Editorial: Flags lowered on Monday; remember to give a moment to honor those who served

May 28, 2011

Stone and cloth will make a firm statement on Monday.

The stone is a marble monument to be dedicated at Idlewilde Cemetery in honor of all the Japanese-American citizens who have served in our nation's armed forces. (See page A1 for details.)

The American Legion and Idlewilde Cemetery organizations, and Dennis Leonard and Bob Huskey in particular, deserve thanks for working hard with local families to pay a timely honor to a segment of our citizenry that, historically, has suffered discrimination and ill treatment because of its ethnicity.

The stone, to be unveiled Monday, honors the names of living and deceased the Japanese-American servicemen and women and, by extension, their family members, many of whom dealt with deportation and detention in 1942-46, and explicit or implicit discrimination here in Hood River before that and since.

The cloth is the American flag, which Gov. John Kitzhaber has ordered lowered to half-staff at public institutions from sunrise until noon on Monday, May 30, in memory of all Oregonians who have made the ultimate sacrifice for their country. This is Kitzhaber's statement:

"This Memorial Day, I urge all Oregonians to pause and reflect on the men and women currently serving our nation overseas. While we keep them in our thoughts and prayers, we also take this day to remember the courage and dedication of all those who have made the ultimate sacrifice for our freedom."

The protocol for displaying the flag at half-staff on Memorial Day is to raise the flag in the morning briskly to the top of the flag pole, then slowly lower it to the mid-way point of the pole. At noon, the flag should be raised back up to the top of the flag pole.

Monday's "holiday" should be about more than camping trips, picnics and sleeping in. (Local students even get a four-day weekend, with no school on May 27.)

Even if you cannot make it to Monday's service at Idlewilde at 11 a.m., spend a few moments at that time reflecting on the "last measure of devotion" shown by those who have given their lives to defend our freedoms.

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Parkdale third graders sing "12 Disaster Days of Christmas"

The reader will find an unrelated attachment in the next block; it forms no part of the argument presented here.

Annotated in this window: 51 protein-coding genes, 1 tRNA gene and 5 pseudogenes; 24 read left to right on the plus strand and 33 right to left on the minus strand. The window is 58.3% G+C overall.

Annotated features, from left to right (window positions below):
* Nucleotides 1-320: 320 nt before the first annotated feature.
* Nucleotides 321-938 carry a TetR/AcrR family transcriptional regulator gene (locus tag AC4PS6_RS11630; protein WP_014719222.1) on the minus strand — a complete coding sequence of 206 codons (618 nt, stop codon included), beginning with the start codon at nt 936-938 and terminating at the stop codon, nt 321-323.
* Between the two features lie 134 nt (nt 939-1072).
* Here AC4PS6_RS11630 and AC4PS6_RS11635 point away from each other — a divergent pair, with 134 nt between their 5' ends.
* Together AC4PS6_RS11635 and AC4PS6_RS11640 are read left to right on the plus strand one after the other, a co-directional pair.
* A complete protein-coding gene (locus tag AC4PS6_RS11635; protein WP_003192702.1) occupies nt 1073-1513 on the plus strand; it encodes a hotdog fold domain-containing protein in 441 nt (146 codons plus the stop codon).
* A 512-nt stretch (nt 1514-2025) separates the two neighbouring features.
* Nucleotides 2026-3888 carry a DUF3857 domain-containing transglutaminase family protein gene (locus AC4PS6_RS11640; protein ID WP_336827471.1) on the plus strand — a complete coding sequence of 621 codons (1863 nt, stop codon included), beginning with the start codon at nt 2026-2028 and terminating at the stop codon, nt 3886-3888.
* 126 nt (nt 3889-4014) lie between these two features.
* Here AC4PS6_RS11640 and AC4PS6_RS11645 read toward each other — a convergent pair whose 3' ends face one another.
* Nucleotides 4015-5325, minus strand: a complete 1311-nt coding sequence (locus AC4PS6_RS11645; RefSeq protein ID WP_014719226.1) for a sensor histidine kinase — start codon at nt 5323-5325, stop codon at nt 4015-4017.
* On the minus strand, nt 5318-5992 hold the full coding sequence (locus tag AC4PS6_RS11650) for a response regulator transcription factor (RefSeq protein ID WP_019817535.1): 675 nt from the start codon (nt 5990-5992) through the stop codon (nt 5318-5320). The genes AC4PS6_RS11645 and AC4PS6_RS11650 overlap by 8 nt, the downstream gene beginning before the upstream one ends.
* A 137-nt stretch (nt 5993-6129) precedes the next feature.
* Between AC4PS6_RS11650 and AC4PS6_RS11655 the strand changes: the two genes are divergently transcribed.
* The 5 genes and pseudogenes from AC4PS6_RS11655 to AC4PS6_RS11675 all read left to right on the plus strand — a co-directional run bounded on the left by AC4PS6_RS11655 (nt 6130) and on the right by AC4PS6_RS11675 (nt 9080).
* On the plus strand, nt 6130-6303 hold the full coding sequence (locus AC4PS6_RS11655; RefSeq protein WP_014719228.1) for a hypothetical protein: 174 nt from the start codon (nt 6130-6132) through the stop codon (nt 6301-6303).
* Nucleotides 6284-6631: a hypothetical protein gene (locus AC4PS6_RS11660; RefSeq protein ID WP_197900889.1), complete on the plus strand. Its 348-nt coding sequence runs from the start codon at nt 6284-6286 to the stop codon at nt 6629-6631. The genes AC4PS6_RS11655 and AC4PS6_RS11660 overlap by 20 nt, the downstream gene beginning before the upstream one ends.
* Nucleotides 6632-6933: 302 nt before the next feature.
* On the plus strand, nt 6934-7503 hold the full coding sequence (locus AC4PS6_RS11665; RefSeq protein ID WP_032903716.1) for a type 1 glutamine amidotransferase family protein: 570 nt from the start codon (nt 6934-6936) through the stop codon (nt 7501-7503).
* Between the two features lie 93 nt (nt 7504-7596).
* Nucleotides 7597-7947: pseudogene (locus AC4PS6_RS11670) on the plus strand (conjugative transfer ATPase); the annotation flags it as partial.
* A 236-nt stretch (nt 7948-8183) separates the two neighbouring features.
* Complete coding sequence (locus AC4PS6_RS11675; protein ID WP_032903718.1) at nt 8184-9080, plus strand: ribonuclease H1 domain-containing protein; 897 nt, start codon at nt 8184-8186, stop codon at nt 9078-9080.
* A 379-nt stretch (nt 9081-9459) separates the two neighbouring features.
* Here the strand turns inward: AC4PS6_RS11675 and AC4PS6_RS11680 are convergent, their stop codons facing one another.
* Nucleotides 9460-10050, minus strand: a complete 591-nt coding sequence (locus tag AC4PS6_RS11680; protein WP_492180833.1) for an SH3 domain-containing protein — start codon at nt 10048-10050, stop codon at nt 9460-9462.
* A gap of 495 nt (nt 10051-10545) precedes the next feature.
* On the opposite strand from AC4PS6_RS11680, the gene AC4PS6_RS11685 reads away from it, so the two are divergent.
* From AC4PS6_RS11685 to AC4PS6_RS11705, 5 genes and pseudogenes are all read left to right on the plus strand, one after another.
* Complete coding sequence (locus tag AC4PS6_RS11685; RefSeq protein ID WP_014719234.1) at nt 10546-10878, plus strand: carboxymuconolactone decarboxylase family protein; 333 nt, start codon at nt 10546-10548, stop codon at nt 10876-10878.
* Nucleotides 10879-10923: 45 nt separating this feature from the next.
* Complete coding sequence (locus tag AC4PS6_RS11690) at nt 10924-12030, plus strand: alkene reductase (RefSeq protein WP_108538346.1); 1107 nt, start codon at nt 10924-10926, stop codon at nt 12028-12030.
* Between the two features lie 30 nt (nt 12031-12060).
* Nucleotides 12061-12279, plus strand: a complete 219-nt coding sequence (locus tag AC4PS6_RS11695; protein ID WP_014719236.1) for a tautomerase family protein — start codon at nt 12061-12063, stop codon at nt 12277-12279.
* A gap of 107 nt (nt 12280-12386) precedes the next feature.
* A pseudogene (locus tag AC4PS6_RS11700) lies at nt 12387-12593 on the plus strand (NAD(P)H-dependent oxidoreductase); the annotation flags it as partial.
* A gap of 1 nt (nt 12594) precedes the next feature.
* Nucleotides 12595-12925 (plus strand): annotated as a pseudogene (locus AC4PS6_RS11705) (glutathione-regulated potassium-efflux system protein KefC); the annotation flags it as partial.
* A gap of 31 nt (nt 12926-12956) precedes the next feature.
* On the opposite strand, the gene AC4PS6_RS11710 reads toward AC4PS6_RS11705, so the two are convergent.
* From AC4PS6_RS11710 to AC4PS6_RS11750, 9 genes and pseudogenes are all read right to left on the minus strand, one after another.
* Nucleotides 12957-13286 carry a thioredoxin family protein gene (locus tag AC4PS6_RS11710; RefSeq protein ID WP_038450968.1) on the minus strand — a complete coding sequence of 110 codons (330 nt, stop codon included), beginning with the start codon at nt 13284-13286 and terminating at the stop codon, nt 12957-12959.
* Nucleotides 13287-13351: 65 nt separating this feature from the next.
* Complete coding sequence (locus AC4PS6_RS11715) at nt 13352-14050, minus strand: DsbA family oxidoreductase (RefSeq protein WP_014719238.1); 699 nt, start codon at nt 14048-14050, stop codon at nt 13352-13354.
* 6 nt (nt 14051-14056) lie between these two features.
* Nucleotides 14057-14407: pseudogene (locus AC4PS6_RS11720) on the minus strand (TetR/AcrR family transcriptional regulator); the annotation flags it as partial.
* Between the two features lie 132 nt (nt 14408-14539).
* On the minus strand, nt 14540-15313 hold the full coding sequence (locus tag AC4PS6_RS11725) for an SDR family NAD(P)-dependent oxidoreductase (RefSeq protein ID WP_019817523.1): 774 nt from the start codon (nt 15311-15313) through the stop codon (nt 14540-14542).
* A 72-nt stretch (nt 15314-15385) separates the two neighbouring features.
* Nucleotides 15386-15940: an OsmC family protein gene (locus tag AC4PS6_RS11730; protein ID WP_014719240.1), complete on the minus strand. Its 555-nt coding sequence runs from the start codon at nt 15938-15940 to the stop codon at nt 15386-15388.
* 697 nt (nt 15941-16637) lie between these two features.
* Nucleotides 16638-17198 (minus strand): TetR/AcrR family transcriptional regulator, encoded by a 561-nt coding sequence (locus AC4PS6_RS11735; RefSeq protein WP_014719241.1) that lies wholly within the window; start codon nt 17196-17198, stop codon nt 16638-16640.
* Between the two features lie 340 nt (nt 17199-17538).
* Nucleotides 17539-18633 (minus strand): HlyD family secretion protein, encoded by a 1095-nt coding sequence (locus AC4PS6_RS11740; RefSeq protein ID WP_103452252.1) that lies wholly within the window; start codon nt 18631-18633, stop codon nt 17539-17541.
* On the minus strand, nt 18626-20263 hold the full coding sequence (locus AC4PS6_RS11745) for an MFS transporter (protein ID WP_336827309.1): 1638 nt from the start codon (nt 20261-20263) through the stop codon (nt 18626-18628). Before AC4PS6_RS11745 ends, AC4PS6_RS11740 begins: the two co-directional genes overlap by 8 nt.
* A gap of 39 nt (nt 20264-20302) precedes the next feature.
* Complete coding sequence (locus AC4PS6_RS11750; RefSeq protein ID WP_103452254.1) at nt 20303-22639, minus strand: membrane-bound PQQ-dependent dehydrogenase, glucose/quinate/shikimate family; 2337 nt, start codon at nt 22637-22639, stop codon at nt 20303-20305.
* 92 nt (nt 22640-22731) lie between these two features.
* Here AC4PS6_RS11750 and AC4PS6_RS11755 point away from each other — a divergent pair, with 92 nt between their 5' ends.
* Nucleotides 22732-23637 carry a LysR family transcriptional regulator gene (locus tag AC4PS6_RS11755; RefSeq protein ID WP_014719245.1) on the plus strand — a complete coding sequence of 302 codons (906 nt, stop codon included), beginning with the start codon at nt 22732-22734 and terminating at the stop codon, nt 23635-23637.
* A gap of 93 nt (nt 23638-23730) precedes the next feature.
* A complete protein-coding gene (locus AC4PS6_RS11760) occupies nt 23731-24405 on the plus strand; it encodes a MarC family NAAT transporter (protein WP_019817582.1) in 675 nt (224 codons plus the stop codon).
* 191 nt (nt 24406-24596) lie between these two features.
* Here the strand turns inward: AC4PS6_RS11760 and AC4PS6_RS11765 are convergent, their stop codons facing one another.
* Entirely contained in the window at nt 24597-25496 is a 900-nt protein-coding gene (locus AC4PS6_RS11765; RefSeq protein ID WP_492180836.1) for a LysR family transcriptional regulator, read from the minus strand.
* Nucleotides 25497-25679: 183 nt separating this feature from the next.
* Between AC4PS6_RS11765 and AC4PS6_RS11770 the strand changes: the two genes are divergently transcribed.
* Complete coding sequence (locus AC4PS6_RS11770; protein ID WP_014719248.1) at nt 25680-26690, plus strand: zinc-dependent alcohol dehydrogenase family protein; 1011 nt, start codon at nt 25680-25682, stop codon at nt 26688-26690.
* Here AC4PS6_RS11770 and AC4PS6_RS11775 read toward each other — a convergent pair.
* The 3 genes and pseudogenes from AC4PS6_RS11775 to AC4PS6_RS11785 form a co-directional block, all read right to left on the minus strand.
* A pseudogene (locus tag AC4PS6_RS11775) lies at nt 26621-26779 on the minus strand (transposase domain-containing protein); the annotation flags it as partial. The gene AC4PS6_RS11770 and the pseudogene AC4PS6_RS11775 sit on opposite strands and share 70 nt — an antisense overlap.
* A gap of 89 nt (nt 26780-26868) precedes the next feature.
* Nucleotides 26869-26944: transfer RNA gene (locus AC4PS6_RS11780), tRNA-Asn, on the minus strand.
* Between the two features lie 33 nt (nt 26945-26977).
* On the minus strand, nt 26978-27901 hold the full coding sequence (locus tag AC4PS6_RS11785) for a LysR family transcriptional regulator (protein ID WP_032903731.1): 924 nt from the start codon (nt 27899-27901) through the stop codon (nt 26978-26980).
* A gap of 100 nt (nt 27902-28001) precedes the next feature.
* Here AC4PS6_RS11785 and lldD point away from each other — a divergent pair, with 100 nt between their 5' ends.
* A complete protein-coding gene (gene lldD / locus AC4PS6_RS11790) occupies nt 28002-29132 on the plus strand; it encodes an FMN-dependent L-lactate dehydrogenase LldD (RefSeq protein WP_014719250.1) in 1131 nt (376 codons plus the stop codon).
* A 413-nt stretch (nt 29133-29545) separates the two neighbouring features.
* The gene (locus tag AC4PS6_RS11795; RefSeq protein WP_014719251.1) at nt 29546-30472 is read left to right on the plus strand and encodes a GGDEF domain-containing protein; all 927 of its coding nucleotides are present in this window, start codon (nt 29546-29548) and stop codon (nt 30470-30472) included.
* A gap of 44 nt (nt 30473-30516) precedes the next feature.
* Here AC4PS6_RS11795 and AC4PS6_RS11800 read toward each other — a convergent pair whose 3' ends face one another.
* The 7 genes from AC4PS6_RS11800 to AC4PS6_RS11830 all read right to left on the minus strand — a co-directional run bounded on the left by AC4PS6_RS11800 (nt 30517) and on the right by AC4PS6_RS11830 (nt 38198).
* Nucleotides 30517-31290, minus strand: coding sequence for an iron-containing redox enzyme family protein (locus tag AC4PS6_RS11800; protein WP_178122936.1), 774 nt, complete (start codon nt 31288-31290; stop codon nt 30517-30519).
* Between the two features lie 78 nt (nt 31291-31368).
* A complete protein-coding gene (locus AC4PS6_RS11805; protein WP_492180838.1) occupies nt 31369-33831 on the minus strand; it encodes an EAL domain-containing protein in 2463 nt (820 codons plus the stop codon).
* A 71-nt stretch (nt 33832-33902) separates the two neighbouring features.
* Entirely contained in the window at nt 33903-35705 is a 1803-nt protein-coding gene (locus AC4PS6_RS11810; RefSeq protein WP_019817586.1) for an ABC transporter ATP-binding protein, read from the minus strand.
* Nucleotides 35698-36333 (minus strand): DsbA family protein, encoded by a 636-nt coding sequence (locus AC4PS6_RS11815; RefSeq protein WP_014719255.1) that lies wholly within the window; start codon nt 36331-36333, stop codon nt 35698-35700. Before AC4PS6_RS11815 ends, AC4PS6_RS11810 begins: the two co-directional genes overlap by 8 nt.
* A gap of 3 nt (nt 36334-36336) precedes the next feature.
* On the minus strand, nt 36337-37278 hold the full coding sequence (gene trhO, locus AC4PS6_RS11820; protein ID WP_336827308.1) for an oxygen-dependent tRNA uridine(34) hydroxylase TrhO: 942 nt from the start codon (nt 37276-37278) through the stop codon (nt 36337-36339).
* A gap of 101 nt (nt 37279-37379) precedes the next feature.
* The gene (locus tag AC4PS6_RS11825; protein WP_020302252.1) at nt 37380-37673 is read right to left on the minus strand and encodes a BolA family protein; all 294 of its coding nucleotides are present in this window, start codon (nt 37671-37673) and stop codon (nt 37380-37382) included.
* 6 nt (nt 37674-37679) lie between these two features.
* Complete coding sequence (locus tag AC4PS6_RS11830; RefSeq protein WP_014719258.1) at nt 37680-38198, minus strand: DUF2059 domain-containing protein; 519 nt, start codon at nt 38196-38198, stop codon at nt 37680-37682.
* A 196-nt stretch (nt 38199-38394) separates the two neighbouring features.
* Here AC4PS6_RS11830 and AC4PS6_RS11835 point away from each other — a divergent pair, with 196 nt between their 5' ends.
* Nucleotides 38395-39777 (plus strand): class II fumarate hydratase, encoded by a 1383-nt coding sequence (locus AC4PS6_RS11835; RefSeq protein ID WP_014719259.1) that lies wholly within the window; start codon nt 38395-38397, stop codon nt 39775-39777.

Welcome to your sing-able Christmas gift list. What follows is an emergency rendition of “12 Days of Christmas” – for outfitting your home or car in case of snow storm, earthquake, flood or other emergency. Read it as a simple list, or sing it to the tune of “12 Days” – you know, as in “ … and a partridge in a pear tree…” Not to make light of it, but the song is a familiar framework for a set of gift ideas that you could consider gathering together, even if the recipient already owns items such as a bunch of coats, tire chains and flashlights. Stores throughout the Gorge are stocked up on all these items. Buying all 12 days might be prohibitive, but here are three ideas for checking any of the dozen off your list (notations follow, 1-12.) The gift items needed to stay warm, dry and safe are also coded to suggest items in your abode (A) in your car (C) or both (B). 12 Gallons of Water (A) 11 Family meals (B) 10 Cans of propane (A) 9 Hygiene bags (B) 8 Packs of batteries (A) 7 Spare coats (B) 6 Bright red flares (C) 5 Cozy blankets (B) 4 Tire chains (C) 3 Flashlights (B) 2 cell phone chargers (B) 1 And a crush-proof first aid kit (B) Price ranges? Here’s a few quotes for days Three, Two, Four and Nine: n A family gift of flashlights (three will run $15-30, Hood River Supply, Tum-A-Lum) n Cell phone chargers (two will run $30-60) n Tire chains (basic set, $30, Les Schwab, returnable if unused for the winter) n Family meals ($100 or so should cover the basics for three or four reasonably well-fed days) n The home kit should be kept in a handy place near an exit, and remember that water needs to be replenished every few months. If you have a solid first aid kit already, switch out the gift idea with “and-a-sto-o-u-t- tub-for it-all …” Otherwise, it’s a case of assembling your home or car kits and making sure all members of the family know what the resources are and how to use them (ie flares and propane). Emergency situations are at worst life-threatening, at best deeply uncomfortable if you and your family are left without power for an extended period, or traveling and find yourself in a situation where you need to wait out a storm, lengthy traffic delay, or other crisis. Notes on the 12 gift ideas: 12 – Gallons of water: that’s one per person in a four-member family to last for three days, the recommended minimum to be prepared for utility outages. 11 – Easy-open packaged goods, energy bars, dried food and nuts are good things to include for nutrition. Think of what your family of four needs for three days to stay fortified and hydrated (see number 12). Can-opener also recommended 10 – If you have a propane camping stove, keep extra fuel handy. 9 – Hygiene bags: put packaged moistened towelettes, toilet paper, and plastic ties in large garbage bags (for personal sanitation) Resource list courtesy of Hood River County Emergency Management, Barbara Ayers, manager/ 541-386-1213. The county also reminds residents to Get a Kit, Make A Plan to connect your family if separated, and Stay Informed. See www.co.hood-river.or.us to opt-in for citizen alerts. Enlarge



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